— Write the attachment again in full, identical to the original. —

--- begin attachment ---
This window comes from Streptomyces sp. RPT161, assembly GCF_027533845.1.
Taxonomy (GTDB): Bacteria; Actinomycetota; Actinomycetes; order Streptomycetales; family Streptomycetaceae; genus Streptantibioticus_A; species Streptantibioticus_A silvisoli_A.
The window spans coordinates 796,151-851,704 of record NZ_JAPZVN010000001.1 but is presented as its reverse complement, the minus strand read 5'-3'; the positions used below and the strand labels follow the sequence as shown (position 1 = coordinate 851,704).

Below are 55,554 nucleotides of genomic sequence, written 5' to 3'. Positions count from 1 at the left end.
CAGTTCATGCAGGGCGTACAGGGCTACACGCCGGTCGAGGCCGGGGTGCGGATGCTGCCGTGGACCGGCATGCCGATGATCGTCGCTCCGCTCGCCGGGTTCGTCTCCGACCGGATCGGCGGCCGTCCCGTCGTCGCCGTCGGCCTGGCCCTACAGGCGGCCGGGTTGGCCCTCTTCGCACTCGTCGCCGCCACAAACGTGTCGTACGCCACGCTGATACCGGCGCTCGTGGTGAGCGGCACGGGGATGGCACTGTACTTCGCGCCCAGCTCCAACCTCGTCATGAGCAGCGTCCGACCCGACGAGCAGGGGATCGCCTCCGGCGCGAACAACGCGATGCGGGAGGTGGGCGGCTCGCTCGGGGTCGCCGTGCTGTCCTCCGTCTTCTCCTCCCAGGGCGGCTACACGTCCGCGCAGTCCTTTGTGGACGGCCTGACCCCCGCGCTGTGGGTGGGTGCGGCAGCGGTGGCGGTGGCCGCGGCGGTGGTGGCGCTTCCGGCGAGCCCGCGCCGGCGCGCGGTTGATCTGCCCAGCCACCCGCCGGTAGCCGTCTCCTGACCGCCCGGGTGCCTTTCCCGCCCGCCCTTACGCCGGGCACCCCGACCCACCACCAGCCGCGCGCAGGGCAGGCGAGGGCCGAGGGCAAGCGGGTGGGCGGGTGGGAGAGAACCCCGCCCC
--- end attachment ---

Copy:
This window comes from Streptomyces sp. RPT161, assembly GCF_027533845.1.
Taxonomy (GTDB): Bacteria; Actinomycetota; Actinomycetes; order Streptomycetales; family Streptomycetaceae; genus Streptantibioticus_A; species Streptantibioticus_A silvisoli_A.
The window spans coordinates 796,151-851,704 of record NZ_JAPZVN010000001.1 but is presented as its reverse complement, the minus strand read 5'-3'; the positions used below and the strand labels follow the sequence as shown (position 1 = coordinate 851,704).

Below are 55,554 nucleotides of genomic sequence, written 5' to 3'. Positions count from 1 at the left end.
CAGTTCATGCAGGGCGTACAGGGCTACACGCCGGTCGAGGCCGGGGTGCGGATGCTGCCGTGGACCGGCATGCCGATGATCGTCGCTCCGCTCGCCGGGTTCGTCTCCGACCGGATCGGCGGCCGTCCCGTCGTCGCCGTCGGCCTGGCCCTACAGGCGGCCGGGTTGGCCCTCTTCGCACTCGTCGCCGCCACAAACGTGTCGTACGCCACGCTGATACCGGCGCTCGTGGTGAGCGGCACGGGGATGGCACTGTACTTCGCGCCCAGCTCCAACCTCGTCATGAGCAGCGTCCGACCCGACGAGCAGGGGATCGCCTCCGGCGCGAACAACGCGATGCGGGAGGTGGGCGGCTCGCTCGGGGTCGCCGTGCTGTCCTCCGTCTTCTCCTCCCAGGGCGGCTACACGTCCGCGCAGTCCTTTGTGGACGGCCTGACCCCCGCGCTGTGGGTGGGTGCGGCAGCGGTGGCGGTGGCCGCGGCGGTGGTGGCGCTTCCGGCGAGCCCGCGCCGGCGCGCGGTTGATCTGCCCAGCCACCCGCCGGTAGCCGTCTCCTGACCGCCCGGGTGCCTTTCCCGCCCGCCCTTACGCCGGGCACCCCGACCCACCACCAGCCGCGCGCAGGGCAGGCGAGGGCCGAGGGCAAGCGGGTGGGCGGGTGGGAGAGAACCCCGCCCC